Climate Change
Climate Diplomacy
Early Warning & Risk Analysis
Global Issues
North America
Lauren Herzer

In a commanding speech at Old Dominion University this week, Secretary Kerry announced a dramatic step toward integrating climate and security into U.S. foreign policy. In Norfolk, Virginia, home to the world’s largest naval station, Kerry said the State Department is creating a new “task force of senior government officials to determine how best to integrate climate and security analysis into overall foreign policy planning and priorities.”

The Defense Department and military leaders have been on the frontlines of understanding the security impacts of climate change, from sea-level rise threatening military installations like those at Norfolk to the competing demands of responding to humanitarian crises caused by extreme weather events.

“Just as the Pentagon has begun to view our military planning through a climate lens, ultimately, we have to integrate climate considerations into every aspect of our foreign policy, from development and humanitarian aid to peacebuilding and diplomacy,” Kerry said. “And that starts with getting a better understanding of the complex links between climate change and national security.”

This announcement is an important culmination in a long process to understand and incorporate into decision-making how climate change is affecting states.
For the complete article, please see New Security Beat.

Climate Diplomacy
Global Issues
Dennis Tänzler, adelphi
It’s crunch time for the global climate security discourse. While the COVID-19 crisis remains the key present challenge, it’s time to take stock of where the debate stands on the security implications of climate change in the run-up to another debate in the United Nations Security Council (UNSC) scheduled for July 2020. The Berlin Climate Security Conference series initiated a year ago with a call for action complements the UNSC debate...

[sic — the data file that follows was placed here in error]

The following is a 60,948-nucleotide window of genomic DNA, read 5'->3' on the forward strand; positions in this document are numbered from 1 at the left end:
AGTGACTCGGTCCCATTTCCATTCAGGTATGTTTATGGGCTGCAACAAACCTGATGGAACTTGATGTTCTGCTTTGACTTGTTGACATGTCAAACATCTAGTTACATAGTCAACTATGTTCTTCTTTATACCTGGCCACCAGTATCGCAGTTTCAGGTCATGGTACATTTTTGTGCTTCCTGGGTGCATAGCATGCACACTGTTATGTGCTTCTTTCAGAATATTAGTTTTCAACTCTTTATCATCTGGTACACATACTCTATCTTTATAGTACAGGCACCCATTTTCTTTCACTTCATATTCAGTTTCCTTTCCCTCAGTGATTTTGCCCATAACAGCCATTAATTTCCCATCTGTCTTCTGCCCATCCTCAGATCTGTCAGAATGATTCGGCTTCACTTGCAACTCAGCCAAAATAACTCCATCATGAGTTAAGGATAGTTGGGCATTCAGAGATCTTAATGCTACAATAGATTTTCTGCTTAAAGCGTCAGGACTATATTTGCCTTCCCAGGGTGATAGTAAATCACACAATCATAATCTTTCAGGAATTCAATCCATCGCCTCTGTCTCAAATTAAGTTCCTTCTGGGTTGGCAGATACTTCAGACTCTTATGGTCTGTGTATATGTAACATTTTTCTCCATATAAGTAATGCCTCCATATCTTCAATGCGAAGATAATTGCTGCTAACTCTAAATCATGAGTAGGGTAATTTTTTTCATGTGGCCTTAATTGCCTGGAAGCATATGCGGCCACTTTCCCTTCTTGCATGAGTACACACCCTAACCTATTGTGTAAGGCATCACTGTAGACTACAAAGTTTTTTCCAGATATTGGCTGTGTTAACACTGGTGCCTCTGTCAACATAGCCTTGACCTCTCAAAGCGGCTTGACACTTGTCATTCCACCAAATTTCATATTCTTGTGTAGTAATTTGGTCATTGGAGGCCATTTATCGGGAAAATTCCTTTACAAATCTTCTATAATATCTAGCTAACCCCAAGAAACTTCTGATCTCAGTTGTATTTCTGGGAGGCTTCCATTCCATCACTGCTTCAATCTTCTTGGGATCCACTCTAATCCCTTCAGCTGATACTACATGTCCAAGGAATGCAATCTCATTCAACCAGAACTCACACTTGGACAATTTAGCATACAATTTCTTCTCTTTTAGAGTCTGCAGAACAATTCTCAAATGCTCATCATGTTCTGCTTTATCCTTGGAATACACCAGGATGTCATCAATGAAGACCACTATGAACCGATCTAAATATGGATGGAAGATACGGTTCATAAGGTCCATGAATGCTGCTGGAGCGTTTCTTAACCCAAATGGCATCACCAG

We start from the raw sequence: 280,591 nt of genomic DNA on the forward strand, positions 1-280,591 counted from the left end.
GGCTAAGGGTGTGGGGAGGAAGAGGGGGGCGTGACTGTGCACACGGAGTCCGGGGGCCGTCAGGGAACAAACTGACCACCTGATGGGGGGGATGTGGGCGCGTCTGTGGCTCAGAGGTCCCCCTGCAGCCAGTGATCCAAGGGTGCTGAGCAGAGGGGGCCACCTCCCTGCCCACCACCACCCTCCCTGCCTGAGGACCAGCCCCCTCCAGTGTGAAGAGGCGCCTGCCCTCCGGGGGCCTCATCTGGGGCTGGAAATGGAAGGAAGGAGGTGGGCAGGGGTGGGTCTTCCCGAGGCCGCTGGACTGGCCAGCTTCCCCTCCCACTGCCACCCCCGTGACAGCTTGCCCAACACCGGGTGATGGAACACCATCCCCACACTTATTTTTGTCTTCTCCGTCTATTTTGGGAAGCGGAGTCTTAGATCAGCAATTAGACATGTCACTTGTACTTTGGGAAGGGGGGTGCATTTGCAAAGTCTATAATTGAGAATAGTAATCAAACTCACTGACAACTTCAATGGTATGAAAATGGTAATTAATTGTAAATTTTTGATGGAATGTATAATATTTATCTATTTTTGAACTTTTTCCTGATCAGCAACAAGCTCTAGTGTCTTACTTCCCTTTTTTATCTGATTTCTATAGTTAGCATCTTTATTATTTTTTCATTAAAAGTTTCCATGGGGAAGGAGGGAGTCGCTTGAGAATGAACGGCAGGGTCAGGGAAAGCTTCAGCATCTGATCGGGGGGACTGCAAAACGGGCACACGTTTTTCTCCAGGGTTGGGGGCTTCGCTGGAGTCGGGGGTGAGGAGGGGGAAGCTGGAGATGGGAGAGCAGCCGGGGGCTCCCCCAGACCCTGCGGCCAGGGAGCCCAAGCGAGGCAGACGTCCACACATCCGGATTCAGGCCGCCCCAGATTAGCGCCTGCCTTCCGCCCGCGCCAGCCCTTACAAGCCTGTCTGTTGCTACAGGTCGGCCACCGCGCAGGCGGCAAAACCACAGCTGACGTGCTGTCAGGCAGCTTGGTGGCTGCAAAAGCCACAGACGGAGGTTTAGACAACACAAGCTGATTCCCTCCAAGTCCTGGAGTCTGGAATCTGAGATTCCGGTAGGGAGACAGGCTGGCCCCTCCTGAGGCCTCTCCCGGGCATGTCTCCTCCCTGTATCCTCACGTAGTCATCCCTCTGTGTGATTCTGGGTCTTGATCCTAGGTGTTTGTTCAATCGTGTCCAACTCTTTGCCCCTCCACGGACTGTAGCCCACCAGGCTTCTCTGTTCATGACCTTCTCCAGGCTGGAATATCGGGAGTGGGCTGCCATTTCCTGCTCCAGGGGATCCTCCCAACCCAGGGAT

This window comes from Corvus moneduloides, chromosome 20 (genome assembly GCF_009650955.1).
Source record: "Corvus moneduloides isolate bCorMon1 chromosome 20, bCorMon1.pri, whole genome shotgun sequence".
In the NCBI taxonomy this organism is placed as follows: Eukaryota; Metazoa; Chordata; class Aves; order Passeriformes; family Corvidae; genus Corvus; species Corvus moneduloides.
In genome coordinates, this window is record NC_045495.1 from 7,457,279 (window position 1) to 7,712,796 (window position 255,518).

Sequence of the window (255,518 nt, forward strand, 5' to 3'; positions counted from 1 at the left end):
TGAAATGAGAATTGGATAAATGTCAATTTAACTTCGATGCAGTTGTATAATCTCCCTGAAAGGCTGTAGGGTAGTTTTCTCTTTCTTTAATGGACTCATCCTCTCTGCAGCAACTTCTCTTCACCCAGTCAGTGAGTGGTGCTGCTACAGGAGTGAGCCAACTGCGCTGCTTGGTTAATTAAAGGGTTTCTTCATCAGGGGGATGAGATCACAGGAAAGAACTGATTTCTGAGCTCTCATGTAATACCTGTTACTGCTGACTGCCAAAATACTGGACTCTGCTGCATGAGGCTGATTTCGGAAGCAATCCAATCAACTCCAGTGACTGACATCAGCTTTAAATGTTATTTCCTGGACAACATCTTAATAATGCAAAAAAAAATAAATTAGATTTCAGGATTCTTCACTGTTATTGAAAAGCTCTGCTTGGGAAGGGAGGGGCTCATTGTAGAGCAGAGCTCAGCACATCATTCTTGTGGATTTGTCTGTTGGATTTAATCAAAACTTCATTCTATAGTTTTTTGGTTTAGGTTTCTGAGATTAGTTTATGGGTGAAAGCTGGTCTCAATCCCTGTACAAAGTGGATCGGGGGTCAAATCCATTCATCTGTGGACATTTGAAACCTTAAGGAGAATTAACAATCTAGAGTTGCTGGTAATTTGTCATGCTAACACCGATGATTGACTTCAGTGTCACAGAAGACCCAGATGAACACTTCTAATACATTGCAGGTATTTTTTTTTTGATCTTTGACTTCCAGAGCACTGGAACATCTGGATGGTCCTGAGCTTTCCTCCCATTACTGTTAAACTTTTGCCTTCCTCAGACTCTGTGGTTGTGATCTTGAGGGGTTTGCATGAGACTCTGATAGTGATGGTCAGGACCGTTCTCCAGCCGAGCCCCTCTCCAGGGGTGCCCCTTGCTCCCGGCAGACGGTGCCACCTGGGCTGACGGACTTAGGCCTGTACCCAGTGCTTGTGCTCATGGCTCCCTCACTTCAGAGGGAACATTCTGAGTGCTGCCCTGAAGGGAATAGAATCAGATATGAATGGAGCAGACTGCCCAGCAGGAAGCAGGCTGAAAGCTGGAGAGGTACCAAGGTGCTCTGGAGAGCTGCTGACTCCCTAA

Conflict Transformation
Global Issues

New report for policymakers provides an overview of the growing research on the links between climate change, security and peace. The synthesis identifies ten insights into climate-related security risks and lays the groundwork for the Global Climate Security Risk and Foresight Assessment, led by adelphi and PIK, that will be launched at the Berlin Climate and Security Conference.

Ariana Barrenechea, Sophia Christina Tomany and Teslin Maria Augustine, with contributions from Abhishek Raj, John Chrysostom Kamoga, Nadja Macherey, Sonia Ran and Varad Vatsal (Willy Brandt School of Public Policy, University of Erfurt)

In the wake of Germany’s United Nations Security Council (UNSC) presidency for the month of July 2020, its role in addressing climate change in the body gains even greater importance. A look into selected UNSC members that are also pushing the climate issue reveals: health and economic risks are key entry-points.

Dhanasree Jayaram, MAHE

It’s official: India has been elected as a non-permanent member of the United Nations Security Council (UNSC) for 2021-22. Previously, the country has adopted a cautionary approach towards climate security. While it may not significantly shift its positions, global realities may trigger more openness, with an eye on multilateralism, rule of law and fairness.